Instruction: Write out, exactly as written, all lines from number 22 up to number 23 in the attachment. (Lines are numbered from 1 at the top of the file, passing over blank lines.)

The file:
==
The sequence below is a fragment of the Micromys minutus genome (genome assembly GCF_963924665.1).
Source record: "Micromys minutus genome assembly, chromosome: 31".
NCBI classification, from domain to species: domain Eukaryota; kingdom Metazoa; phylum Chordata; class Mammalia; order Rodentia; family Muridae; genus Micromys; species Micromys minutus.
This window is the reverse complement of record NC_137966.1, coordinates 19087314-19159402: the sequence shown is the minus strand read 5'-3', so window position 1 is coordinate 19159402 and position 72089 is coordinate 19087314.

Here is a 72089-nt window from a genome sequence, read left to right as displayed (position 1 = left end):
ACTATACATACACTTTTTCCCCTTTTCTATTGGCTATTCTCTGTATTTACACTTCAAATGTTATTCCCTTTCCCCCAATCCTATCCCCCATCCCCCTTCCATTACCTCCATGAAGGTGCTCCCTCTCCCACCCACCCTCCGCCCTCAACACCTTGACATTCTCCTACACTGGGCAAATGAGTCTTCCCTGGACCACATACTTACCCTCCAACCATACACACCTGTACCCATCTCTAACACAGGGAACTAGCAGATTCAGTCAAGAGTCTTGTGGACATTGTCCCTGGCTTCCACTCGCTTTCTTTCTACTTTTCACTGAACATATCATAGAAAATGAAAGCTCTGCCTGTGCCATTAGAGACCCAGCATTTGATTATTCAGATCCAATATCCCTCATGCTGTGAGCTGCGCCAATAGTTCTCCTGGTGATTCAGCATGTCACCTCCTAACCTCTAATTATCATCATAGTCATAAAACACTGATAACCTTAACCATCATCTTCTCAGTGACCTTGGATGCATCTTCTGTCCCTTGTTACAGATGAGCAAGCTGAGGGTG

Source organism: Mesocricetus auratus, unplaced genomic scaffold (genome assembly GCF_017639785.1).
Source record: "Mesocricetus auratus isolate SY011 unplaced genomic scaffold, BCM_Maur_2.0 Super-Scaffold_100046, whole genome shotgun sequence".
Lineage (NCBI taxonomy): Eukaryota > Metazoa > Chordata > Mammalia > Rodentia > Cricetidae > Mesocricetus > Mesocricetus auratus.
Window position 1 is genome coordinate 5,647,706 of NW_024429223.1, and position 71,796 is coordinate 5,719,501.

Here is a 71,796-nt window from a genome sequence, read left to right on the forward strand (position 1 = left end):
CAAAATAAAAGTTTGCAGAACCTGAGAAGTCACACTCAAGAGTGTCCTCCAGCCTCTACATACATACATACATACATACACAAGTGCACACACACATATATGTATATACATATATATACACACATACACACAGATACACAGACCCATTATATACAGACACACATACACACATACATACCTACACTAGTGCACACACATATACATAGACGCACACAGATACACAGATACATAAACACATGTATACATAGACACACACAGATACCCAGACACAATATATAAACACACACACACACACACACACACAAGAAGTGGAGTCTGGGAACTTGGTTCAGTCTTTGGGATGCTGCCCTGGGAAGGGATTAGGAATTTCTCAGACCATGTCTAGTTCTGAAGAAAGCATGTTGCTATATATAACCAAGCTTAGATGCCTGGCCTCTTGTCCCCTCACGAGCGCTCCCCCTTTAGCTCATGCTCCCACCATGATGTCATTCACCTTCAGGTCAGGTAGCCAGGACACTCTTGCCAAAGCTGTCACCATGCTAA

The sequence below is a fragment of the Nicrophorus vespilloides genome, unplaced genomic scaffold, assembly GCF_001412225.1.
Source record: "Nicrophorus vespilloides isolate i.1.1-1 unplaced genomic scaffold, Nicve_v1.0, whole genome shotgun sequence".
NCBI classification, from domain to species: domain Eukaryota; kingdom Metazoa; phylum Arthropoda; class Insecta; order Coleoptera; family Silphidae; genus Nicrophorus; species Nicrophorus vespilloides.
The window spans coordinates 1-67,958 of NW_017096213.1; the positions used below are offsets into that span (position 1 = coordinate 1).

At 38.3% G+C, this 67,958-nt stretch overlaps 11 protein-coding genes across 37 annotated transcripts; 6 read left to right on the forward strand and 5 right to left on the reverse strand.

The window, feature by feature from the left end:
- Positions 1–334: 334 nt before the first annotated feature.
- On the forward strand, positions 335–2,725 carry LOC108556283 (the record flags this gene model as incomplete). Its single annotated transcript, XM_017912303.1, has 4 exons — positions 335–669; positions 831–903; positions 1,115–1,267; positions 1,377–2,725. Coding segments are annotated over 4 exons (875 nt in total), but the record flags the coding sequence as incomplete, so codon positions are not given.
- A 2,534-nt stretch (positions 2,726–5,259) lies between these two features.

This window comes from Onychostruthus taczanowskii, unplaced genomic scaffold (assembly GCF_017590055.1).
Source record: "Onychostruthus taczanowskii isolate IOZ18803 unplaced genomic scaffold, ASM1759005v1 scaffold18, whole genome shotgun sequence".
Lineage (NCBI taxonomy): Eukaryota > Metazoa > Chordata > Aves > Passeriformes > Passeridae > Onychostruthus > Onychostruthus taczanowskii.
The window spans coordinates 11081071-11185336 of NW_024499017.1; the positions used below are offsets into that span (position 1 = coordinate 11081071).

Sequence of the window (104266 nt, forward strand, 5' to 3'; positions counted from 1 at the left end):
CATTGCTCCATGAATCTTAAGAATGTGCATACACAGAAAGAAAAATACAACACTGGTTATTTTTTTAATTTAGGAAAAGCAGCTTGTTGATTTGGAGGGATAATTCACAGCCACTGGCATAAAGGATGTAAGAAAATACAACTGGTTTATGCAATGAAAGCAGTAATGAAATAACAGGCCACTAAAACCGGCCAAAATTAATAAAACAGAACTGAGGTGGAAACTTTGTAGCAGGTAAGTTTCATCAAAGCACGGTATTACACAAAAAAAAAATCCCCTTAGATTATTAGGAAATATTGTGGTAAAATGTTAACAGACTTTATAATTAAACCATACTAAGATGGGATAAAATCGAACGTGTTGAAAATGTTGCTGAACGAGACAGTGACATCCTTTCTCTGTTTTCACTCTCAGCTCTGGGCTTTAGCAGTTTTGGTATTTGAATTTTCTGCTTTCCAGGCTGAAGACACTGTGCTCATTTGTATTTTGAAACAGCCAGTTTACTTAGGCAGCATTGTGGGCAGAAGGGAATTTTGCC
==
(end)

This window comes from Onychostruthus taczanowskii, unplaced genomic scaffold (assembly GCF_017590055.1).
Source record: "Onychostruthus taczanowskii isolate IOZ18803 unplaced genomic scaffold, ASM1759005v1 scaffold18, whole genome shotgun sequence".